Canon’s latest premium compact, the PowerShot G1 X Mark II, sets its sights on improving where the PowerShot G1 X left off. We find out whether the new model is a significantly better camera. Read our Canon PowerShot G1 X Mark II review...
Canon PowerShot G1 X Mark II review – Noise, resolution and sensitivity
The drop in effective pixel resolution hasn’t had a detrimental effect in the level of detail the 1.5in-type CMOS sensor can resolve. Shooting in the default 3:2 aspect (12.8 million pixels), the camera can just about resolve 26 lines per millimetre (lpmm), which is the same readout as when we tested the original G1 X. Detail drops off slightly to 24lpmm at ISO 400, but even at ISO 6400 the chip resolves detail to around 20lpmm, which is impressive given its compact status. However, detail drops off considerably at ISO 12,800, so this sensitivity setting should be avoided.
An inspection of high ISO JPEG images revealed the importance of shooting in raw. Although the sharpening applied to JPEGs isn’t overly aggressive, shots at higher sensitivities are smoothed out so fine detail is compromised. To test the claimed improved light-gathering capability, we compared JPEGs and raw files of the same scene taken on the original G1 X and the Mark II. Our comparison revealed truth in the claim, with the G1 X Mark II showing fractionally less luminance noise in JPEG and raw files at ISO 6400 and 12,800 – most obviously in the darkest shadows.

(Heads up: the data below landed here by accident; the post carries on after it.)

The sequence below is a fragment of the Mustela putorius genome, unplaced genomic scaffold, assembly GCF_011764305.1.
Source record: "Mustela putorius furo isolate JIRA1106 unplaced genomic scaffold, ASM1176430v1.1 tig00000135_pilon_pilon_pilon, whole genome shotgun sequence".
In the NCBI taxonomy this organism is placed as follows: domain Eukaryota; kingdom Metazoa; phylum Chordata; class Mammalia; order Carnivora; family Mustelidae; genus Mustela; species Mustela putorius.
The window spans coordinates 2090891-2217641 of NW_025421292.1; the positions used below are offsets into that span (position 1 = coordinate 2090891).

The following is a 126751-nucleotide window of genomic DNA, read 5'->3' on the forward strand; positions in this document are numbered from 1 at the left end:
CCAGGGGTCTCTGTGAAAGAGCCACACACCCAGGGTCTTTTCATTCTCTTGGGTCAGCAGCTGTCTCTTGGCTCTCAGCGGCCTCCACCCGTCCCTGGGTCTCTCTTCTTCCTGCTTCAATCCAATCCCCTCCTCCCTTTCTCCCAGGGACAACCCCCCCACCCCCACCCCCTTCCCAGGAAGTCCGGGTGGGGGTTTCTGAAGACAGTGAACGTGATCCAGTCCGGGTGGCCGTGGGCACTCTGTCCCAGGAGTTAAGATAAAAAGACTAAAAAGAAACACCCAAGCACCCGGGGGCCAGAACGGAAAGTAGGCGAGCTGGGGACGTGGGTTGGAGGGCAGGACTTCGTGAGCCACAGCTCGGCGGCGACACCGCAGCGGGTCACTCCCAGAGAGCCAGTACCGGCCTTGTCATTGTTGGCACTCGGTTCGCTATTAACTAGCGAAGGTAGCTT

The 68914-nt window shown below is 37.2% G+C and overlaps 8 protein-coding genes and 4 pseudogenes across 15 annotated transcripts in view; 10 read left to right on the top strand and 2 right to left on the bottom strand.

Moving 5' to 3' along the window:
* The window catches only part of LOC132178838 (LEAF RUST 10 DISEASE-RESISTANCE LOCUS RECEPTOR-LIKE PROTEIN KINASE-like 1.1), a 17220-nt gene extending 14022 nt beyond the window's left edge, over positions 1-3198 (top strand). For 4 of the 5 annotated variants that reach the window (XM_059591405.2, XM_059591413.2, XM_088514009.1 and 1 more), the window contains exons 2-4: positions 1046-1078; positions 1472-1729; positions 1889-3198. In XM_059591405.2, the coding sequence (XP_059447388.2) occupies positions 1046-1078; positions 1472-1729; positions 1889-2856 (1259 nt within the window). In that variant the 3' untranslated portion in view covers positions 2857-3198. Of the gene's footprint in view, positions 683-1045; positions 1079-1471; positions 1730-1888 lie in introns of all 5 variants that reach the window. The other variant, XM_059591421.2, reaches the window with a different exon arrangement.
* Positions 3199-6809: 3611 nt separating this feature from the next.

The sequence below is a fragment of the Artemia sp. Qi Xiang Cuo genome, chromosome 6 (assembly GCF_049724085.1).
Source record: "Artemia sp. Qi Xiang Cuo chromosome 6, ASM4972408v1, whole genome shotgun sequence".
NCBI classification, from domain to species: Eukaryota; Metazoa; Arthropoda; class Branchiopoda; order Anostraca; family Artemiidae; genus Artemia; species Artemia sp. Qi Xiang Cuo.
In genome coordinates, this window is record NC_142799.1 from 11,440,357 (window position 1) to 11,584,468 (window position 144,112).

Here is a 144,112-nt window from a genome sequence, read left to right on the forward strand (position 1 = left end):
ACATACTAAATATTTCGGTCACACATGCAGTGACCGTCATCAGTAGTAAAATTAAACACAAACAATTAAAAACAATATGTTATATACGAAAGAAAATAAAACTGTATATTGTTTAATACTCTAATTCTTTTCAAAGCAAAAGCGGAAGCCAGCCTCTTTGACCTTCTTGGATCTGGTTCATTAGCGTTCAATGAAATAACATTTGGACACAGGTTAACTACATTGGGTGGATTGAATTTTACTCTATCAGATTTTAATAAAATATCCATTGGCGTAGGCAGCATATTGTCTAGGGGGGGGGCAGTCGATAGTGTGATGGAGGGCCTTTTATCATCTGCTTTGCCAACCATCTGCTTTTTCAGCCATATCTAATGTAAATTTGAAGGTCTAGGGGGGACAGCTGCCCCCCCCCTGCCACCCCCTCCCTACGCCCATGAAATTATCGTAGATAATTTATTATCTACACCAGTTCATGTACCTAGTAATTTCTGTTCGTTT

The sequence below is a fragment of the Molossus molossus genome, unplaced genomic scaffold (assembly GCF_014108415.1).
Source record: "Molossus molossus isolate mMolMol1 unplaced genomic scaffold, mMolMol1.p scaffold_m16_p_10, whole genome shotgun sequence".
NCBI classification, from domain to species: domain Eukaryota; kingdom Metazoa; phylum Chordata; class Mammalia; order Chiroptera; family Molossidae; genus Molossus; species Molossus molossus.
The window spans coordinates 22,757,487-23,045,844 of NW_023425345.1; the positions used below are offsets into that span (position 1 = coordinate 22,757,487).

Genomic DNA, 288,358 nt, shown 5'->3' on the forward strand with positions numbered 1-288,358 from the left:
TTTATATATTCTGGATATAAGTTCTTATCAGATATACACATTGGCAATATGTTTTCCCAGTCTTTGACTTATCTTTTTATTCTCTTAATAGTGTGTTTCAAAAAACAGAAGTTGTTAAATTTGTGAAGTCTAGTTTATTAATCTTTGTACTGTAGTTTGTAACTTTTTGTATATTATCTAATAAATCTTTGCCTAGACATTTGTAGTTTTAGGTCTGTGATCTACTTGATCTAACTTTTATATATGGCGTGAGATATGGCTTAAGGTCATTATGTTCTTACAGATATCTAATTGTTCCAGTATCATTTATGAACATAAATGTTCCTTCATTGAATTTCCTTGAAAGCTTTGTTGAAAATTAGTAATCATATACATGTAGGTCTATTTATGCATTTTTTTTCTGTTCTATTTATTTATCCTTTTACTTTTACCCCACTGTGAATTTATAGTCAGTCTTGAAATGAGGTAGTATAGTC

These images show 72ppi (100% on a computer screen) sections of images of a resolution chart, captured with the lens set to an equivalent setting of 50mm . We show the section of the resolution chart where the camera starts to fail to reproduce the lines separately. The higher the number visible in these images, the better the camera’s detail resolution is at the specified sensitivity setting.